Neurol Sci (2011) 32:665–668

the thirties. A recent study on a large cohort of AD-HSP Western European families reported that SPG10 accounts for about 10% of complicated forms suggesting that mutations in KIF5A represent the major cause of complicated form AD-HSP in France [11]. In SPG10, the most frequent associated feature was a sensory-motor neuropathy as previously reported [12]. Herein, we describe the clinical, neurophysiological, morphological and molecular genetic studies of a family from southern Italy with AD-HSP with associated sensorymotor neuropathy due to a novel mutation in KIF5A located in the kinesin motor domain.

Patients and methods The proband was a 49-year-old man who, since he was 35, complained of progressive walking difficulties, rigidity at lower limbs and distal paresthesias. Neurological examination revealed spastic gait, markedly increased muscle tone at lower limbs with mild pyramidal weakness, brisk proximal tendon reflexes with reduction of the distal ones at four limbs and a bilateral Babinsky sign. Additional features as bilateral distal wasting, pes cavus and decreased vibration sense distally in the legs were also present. There was no evidence of extrapyramidal signs, ataxia, cognitive impairment, deafness, retinal involvement, epilepsy or sphincteric disturbances. Blood tests including inflammatory indexes, folic acid and vitamin B12 and E levels were in the normal range. Brain and spinal cord MRI were normal. Neurophysiological studies revealed increased central conduction time of the motor evoked potential at lower limbs with normal responses in the upper extremities. The sensory evoked potentials were slightly abnormal, whereas brainstem and visual evoked potentials were within the normal range. Family history was positive for gait abnormalities suggesting an AD-HSP (Fig. 2): the father and one paternal uncle, both dead, suffered from similar symptoms, the oldest probands’ son (III-1, 28 years old) complained of rigidity at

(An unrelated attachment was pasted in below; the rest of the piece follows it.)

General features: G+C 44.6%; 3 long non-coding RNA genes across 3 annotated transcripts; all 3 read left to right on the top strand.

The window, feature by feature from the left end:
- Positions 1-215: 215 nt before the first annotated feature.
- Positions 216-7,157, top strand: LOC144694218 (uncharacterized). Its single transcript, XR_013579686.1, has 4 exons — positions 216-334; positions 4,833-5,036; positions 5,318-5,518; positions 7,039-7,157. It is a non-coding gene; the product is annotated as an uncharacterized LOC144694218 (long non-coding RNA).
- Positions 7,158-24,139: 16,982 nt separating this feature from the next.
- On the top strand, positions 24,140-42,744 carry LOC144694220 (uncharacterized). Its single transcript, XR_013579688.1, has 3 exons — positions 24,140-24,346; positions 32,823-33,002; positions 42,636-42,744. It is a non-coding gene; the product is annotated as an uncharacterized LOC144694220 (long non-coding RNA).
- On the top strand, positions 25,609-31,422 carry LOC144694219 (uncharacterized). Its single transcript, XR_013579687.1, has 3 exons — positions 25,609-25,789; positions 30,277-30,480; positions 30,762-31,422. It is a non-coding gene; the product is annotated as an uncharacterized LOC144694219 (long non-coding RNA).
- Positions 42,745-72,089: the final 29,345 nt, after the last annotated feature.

lower limbs and gait disturbances since the age of 18. The other two siblings (III-2, III-3) were asymptomatic. Clinical and neurophysiological evaluations were performed in all the three sons of the proband: subject III-1 had a mild spastic gait with brisk reflexes at four limbs and a bilateral Babinski sign, while individuals III-2 and III-3 showed no neurological abnormalities. The proband underwent a sural nerve biopsy after informed consent. Blood samples were drawn from the proband and his unaffected sons after obtaining a written informed consent, and DNA was extracted with standard procedure. The affected son (III-1) refused molecular genetic analysis. The coding regions including the flanking intronic sequences of SPAST (SPG4 RefSeq NM_014946.3), ATL1 (RefSeq NM_015915.4 SPG3A) and KIF5A (SPG10, RefSeq NM_004984.2) genes were amplified using standard procedures. PCR products were directly sequenced with Big Dye Terminator Cycle Sequencing Kit (Applied Biosystem) and analyzed on an ABI 3130XL automated sequencer (Applied Biosystem). Two hundreds of ethnically matched controls were screened.